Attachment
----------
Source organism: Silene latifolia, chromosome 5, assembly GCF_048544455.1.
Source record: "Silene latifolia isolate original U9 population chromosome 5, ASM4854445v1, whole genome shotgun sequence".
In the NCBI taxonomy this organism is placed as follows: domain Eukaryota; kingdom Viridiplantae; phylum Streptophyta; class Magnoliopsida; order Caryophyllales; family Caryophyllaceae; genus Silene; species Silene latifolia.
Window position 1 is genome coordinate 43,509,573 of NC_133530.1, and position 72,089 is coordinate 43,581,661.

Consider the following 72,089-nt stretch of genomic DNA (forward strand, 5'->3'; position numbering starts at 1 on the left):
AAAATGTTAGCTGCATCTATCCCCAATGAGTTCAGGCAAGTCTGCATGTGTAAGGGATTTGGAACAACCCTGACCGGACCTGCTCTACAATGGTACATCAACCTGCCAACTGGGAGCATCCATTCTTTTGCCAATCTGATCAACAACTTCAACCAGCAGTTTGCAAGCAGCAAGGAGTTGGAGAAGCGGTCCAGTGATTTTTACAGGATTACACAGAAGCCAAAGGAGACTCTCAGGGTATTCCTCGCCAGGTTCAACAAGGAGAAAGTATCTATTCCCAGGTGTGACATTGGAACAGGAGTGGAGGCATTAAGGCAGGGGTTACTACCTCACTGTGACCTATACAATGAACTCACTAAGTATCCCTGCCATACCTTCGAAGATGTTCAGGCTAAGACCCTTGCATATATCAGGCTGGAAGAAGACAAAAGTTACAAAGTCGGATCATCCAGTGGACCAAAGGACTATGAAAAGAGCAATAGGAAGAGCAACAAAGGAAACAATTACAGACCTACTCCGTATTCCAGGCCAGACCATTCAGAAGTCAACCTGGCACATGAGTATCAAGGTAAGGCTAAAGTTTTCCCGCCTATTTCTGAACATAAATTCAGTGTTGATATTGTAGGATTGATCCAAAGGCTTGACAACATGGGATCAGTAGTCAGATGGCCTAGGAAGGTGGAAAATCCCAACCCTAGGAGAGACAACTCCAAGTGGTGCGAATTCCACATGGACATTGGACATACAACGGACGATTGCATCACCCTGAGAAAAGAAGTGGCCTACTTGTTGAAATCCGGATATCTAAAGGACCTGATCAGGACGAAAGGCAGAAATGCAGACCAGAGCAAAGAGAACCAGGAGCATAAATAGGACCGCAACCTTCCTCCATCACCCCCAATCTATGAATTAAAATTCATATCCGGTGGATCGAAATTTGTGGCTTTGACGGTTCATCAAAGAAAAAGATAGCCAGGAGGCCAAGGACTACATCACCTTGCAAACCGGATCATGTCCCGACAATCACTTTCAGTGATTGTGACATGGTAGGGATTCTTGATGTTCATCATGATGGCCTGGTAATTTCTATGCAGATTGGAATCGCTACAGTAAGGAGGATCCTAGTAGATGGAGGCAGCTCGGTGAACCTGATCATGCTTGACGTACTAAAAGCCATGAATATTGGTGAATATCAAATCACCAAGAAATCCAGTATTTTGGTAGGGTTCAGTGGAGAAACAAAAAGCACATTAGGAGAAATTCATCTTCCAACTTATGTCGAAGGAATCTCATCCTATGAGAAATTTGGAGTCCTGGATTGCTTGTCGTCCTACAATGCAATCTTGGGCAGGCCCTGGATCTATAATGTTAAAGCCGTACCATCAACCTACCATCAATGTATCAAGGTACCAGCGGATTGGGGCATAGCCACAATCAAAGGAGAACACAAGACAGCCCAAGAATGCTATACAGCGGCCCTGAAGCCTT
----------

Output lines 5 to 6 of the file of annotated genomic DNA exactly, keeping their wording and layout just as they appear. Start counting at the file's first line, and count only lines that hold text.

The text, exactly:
Consider the following 72,089-nt stretch of genomic DNA (forward strand, 5'->3'; position numbering starts at 1 on the left):
AAAATGTTAGCTGCATCTATCCCCAATGAGTTCAGGCAAGTCTGCATGTGTAAGGGATTTGGAACAACCCTGACCGGACCTGCTCTACAATGGTACATCAACCTGCCAACTGGGAGCATCCATTCTTTTGCCAATCTGATCAACAACTTCAACCAGCAGTTTGCAAGCAGCAAGGAGTTGGAGAAGCGGTCCAGTGATTTTTACAGGATTACACAGAAGCCAAAGGAGACTCTCAGGGTATTCCTCGCCAGGTTCAACAAGGAGAAAGTATCTATTCCCAGGTGTGACATTGGAACAGGAGTGGAGGCATTAAGGCAGGGGTTACTACCTCACTGTGACCTATACAATGAACTCACTAAGTATCCCTGCCATACCTTCGAAGATGTTCAGGCTAAGACCCTTGCATATATCAGGCTGGAAGAAGACAAAAGTTACAAAGTCGGATCATCCAGTGGACCAAAGGACTATGAAAAGAGCAATAGGAAGAGCAACAAAGGAAACAATTACAGACCTACTCCGTATTCCAGGCCAGACCATTCAGAAGTCAACCTGGCACATGAGTATCAAGGTAAGGCTAAAGTTTTCCCGCCTATTTCTGAACATAAATTCAGTGTTGATATTGTAGGATTGATCCAAAGGCTTGACAACATGGGATCAGTAGTCAGATGGCCTAGGAAGGTGGAAAATCCCAACCCTAGGAGAGACAACTCCAAGTGGTGCGAATTCCACATGGACATTGGACATACAACGGACGATTGCATCACCCTGAGAAAAGAAGTGGCCTACTTGTTGAAATCCGGATATCTAAAGGACCTGATCAGGACGAAAGGCAGAAATGCAGACCAGAGCAAAGAGAACCAGGAGCATAAATAGGACCGCAACCTTCCTCCATCACCCCCAATCTATGAATTAAAATTCATATCCGGTGGATCGAAATTTGTGGCTTTGACGGTTCATCAAAGAAAAAGATAGCCAGGAGGCCAAGGACTACATCACCTTGCAAACCGGATCATGTCCCGACAATCACTTTCAGTGATTGTGACATGGTAGGGATTCTTGATGTTCATCATGATGGCCTGGTAATTTCTATGCAGATTGGAATCGCTACAGTAAGGAGGATCCTAGTAGATGGAGGCAGCTCGGTGAACCTGATCATGCTTGACGTACTAAAAGCCATGAATATTGGTGAATATCAAATCACCAAGAAATCCAGTATTTTGGTAGGGTTCAGTGGAGAAACAAAAAGCACATTAGGAGAAATTCATCTTCCAACTTATGTCGAAGGAATCTCATCCTATGAGAAATTTGGAGTCCTGGATTGCTTGTCGTCCTACAATGCAATCTTGGGCAGGCCCTGGATCTATAATGTTAAAGCCGTACCATCAACCTACCATCAATGTATCAAGGTACCAGCGGATTGGGGCATAGCCACAATCAAAGGAGAACACAAGACAGCCCAAGAATGCTATACAGCGGCCCTGAAGCCTT